At the Paralympics, the rivals have met five times previously, including in the 2018 gold-medal game. Last time around, Farmer played the role of the hero twice in the final. First, with the U.S. down by one, he scored with 37.8 seconds left in regulation off a pass from Roybal to force a sudden-death overtime period. Then, 3:30 into overtime, he sliced the puck between two defenders and into the net for the victory.
Earlier this season, the teams split a two-game series in October, with the U.S. falling, 4-2, before bouncing back to win the second game, 4-1. Both games, as they always are, were physical on both ends.
“It’s North American hockey. We like to play physical. It is not just a finesse game,” said defenseman Ralph DeQuebec, a two-time Paralympian. “All of us can play at a high physical pace, and it wears down teams. You get to the third period and get a body on them and it slows them down.”
With a 4-0-1 mark, the U.S. has never dropped a game to Canada at the Paralympics, having outscored its neighbors to the north by a 16-3 margin. This will be only the second time they have faced each other in the final.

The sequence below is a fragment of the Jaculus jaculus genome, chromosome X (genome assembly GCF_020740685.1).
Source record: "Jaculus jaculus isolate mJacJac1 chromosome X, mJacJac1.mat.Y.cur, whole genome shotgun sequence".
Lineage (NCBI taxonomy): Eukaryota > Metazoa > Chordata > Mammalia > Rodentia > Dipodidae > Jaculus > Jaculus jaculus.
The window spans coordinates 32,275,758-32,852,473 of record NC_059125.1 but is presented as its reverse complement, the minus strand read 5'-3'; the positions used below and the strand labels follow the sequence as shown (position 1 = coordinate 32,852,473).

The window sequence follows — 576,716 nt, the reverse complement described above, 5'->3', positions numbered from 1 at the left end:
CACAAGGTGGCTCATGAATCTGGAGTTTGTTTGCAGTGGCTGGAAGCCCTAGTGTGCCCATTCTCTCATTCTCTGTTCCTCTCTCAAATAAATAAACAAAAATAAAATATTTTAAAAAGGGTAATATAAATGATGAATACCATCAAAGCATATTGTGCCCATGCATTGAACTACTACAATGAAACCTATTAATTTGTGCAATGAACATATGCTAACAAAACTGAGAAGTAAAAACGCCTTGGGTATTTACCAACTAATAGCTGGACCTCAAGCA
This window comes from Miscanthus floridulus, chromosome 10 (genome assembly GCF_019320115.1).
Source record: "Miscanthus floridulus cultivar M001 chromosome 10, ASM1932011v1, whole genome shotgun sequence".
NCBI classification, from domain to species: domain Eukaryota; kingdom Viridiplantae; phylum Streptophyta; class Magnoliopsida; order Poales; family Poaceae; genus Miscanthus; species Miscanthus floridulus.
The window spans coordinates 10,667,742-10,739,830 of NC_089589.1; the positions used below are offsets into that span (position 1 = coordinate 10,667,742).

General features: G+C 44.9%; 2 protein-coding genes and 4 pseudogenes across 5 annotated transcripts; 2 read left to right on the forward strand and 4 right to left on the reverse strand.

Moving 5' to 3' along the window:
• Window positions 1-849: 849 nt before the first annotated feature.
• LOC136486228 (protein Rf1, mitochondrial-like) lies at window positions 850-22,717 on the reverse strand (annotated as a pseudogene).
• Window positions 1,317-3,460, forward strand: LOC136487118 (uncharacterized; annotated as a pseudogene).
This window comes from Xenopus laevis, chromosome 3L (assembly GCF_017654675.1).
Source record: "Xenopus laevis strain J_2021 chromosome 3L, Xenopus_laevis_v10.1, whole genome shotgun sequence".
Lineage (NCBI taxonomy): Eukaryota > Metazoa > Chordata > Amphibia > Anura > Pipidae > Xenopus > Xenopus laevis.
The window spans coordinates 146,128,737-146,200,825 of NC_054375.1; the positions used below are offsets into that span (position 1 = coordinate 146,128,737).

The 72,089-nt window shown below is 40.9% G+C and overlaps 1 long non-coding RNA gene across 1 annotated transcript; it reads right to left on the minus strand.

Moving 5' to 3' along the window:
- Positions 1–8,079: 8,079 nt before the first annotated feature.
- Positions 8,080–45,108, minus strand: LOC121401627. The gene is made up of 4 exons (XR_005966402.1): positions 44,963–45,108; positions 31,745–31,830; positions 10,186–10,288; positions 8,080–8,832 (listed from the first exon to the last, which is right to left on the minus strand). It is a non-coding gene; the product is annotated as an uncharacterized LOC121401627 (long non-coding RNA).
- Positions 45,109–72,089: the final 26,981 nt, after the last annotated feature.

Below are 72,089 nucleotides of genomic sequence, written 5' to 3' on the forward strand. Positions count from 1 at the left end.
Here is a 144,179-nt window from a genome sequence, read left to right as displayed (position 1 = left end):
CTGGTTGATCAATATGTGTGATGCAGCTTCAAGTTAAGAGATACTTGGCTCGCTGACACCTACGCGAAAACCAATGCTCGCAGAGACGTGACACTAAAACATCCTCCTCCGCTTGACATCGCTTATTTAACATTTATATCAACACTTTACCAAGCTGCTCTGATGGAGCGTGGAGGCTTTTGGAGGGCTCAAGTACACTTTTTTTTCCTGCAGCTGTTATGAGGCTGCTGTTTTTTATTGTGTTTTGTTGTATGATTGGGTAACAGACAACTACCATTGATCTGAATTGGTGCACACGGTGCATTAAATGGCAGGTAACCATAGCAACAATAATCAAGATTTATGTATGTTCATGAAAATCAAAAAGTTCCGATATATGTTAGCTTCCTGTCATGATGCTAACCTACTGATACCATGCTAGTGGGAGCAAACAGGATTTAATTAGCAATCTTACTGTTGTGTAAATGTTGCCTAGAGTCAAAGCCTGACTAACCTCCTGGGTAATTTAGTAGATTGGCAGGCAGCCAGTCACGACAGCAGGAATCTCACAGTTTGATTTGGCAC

“It’s 45 minutes of hockey, anything can happen,” Farmer said. “We’ve just got to trust our training, our process. We’ve been working really hard all season really, gearing up for this game.”
The gold-medal final will be televised live in the U.S. on USA Network and Peacock; it will be followed by a televised encore performance on Sunday from 3 p.m. to 5 p.m. ET on both networks.

Want to follow Team USA athletes during the Paralympic Winter Games Beijing 2022? Visit to view the competition schedule, medal table and results.

Stuart Lieberman has covered Paralympic sports for more than 10 years, including for the International Paralympic Committee at the London 2012, Sochi 2014 and PyeongChang 2018 Games. He is a freelance contributor to on behalf of Red Line Editorial, Inc.